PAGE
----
The Response and Promise of New Urbanism

The growth of municipalities in the 19th and 20th century lead to incredible sociological, cultural, economic, and environmental changes to the landscapes of the world. Now, with greater concerns of social cohesion and environmental sustainability, a new school of thought has sprang up that tries to address major issues that arose with the growth of cities and suburbs. It is called New Urbanism.

What Does It Respond To

Here is one example of New Urbanism in historic Woodstock, GA.
Here is one example of New Urbanism in historic Woodstock, GA.

New Urbanism arises as a response to sprawl. When highways were created across the United States, economically mobile individuals and families were able to leave cities and enter suburban municipalities. In these new suburbs, institutions that were once walking distance in the city, like the town hall or school, became driving distance. Extreme examples of large suburbs arose and many cities lost their economic base from losing a massive amount of their population. At the same time, the more sprawl that was created, the more this development uprooted the environment, creating more greenhouse gas emissions from both motor vehicle use and large home energy outputs, as well as destroying natural habitats for suburban development. In addition, sprawl creates social isolation comparatively to urban spaces. In suburban municipalities, people and families reside in homes that can be isolated from other households or centers of life, like religious institutions, government offices, or commercial areas. Across half a century, these developments radically affected how cities and suburbs socially, culturally, and economically grew.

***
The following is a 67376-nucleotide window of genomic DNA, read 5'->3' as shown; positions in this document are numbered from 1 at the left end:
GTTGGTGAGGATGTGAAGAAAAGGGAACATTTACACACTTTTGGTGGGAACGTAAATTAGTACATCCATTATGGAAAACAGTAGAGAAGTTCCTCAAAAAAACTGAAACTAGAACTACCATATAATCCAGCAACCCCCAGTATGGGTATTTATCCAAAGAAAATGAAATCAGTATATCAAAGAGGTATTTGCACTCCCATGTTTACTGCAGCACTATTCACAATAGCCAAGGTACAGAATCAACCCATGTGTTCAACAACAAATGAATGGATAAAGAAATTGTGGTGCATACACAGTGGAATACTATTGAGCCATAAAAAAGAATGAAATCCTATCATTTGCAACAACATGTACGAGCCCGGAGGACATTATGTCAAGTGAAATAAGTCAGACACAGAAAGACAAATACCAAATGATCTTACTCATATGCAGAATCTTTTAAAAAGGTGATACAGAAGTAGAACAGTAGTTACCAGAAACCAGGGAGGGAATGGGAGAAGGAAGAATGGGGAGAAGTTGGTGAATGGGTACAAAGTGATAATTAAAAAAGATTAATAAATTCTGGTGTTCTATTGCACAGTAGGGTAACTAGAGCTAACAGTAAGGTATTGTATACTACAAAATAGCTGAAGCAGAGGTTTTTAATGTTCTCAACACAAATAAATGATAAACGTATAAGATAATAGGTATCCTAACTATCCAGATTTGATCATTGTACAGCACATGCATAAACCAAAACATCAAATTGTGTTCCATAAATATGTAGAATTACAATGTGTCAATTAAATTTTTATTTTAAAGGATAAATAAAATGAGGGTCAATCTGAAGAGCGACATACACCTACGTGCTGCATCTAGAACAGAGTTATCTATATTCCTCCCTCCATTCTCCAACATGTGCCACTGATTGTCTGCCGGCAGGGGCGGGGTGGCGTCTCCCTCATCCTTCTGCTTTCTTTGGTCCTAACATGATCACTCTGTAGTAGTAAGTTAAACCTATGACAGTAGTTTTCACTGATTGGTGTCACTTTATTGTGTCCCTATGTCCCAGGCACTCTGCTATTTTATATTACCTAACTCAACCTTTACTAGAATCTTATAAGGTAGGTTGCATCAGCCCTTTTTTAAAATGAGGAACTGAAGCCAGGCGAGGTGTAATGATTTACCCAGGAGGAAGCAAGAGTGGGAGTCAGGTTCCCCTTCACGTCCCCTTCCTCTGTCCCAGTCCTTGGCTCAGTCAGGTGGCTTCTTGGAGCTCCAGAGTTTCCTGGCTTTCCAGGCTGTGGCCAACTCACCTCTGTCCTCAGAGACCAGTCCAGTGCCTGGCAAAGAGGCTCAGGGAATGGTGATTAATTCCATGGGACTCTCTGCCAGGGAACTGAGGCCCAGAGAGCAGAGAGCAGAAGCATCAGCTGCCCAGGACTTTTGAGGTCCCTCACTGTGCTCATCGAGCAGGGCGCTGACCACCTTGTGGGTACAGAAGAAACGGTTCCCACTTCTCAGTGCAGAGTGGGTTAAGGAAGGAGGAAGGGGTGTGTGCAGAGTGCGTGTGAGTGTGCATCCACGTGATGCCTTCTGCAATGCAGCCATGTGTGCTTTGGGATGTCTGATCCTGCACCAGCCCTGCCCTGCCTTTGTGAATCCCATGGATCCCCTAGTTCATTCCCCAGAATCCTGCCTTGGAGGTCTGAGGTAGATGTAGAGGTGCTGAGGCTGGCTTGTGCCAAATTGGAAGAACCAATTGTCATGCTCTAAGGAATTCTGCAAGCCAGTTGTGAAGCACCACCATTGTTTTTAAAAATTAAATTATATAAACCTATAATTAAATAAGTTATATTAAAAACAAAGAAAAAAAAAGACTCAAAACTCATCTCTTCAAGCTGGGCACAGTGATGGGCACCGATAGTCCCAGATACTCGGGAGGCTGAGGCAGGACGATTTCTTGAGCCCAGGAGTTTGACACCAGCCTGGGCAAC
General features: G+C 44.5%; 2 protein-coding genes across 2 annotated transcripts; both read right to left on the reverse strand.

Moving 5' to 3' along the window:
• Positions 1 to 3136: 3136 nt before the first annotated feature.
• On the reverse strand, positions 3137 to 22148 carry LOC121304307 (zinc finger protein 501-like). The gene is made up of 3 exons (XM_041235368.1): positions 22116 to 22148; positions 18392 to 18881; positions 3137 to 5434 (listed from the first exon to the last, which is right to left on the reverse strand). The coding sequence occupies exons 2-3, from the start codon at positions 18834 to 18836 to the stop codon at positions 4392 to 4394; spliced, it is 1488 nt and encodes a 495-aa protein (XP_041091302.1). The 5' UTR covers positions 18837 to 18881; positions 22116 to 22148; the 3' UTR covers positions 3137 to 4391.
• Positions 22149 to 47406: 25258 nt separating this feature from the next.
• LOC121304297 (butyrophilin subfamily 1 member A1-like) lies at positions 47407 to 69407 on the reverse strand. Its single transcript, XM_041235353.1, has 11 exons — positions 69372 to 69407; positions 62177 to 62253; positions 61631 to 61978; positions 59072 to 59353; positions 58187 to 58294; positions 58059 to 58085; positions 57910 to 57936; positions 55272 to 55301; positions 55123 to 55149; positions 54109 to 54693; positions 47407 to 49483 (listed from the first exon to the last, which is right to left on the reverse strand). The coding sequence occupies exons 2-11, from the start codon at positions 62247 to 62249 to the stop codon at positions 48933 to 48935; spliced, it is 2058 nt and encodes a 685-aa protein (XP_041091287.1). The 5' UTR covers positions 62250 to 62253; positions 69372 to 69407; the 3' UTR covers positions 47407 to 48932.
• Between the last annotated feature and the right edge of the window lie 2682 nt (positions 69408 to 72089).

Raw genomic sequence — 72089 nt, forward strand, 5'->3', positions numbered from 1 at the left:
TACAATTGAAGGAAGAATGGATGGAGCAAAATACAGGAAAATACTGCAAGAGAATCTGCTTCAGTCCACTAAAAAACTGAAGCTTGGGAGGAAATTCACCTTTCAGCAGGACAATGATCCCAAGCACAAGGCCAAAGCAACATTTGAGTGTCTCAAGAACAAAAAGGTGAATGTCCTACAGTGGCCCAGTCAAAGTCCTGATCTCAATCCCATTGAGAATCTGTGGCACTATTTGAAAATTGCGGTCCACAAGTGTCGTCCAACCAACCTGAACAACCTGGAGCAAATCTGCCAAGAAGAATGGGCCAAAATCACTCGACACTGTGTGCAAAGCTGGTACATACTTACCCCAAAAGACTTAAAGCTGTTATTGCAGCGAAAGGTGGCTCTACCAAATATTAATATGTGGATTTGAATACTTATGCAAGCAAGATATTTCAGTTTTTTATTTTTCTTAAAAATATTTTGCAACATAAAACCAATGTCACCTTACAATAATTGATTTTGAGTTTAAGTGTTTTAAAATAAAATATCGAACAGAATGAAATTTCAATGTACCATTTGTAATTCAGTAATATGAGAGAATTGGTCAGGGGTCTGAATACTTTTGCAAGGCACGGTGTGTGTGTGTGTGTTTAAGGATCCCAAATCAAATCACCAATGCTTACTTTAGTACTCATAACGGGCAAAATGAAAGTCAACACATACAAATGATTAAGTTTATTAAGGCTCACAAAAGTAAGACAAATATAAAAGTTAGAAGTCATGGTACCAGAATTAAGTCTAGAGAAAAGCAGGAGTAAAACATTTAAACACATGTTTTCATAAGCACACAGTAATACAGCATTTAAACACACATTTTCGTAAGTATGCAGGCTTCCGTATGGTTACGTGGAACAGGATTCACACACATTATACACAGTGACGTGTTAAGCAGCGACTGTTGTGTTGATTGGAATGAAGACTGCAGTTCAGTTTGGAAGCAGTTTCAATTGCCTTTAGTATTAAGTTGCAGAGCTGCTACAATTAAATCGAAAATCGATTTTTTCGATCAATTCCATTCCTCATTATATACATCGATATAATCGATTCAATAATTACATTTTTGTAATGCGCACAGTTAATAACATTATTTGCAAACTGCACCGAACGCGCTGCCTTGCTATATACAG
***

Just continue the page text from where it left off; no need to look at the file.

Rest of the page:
The New Urbanist Response

Quaint and charming details abound in these high-quality Earthcraft homes.
Quaint and charming details abound in these high-quality Earthcraft homes designed and built by Hedgewood Homes.

The New Urbanist philosophy tries to revitalize the social spirit of urban centers. Arising from the social thought of different political, social, cultural, and architectural thinkers, this new philosophy seeks to make livable urban areas that promote social cohesion and environmental sustainability. This includes municipal buildings that offer housing and commercial real estate, walkable neighborhoods to commercial enterprises, municipal offices, and cultural institutions, frequent and environmentally friendly transit, and historic preservation of landmarks. Instead of sprawl, New Urbanists want people to return to core areas that offer people commerce, entertainment, and culture, all within an environmentally sustainable and clean environment.

New Urbanist Growth

New Urbanists have succeeded in many new developments across the country, as well as creating social organizations that can represent this to the public. One example includes the Congress for the New Urbanism (CNU), which has chapters in cities like Atlanta, New York City, and Houston. CNU Atlanta, which can be found by clicking here, is one of the newest chapters devoted to applying New Urbanist policies and ideas to city planning. As of 2014, more than a dozen neighborhoods and sections in Atlanta have become revitalized with features that represent ideas found in New Urbanist philosophy.

The Future

Organizations like the CNU and everyday citizens are helping to revitalize American cities after decades of being ignored. With the help of New Urbanist policies, many US cities are growing and expanding to become livable cities for individuals and families. These new neighborhoods and city sections are all doing this without compromising the environment and sustainability or hurting any historic preservation sites. It is why the New Urbanist philosophy may be one of the most promising trends in city development in decades.

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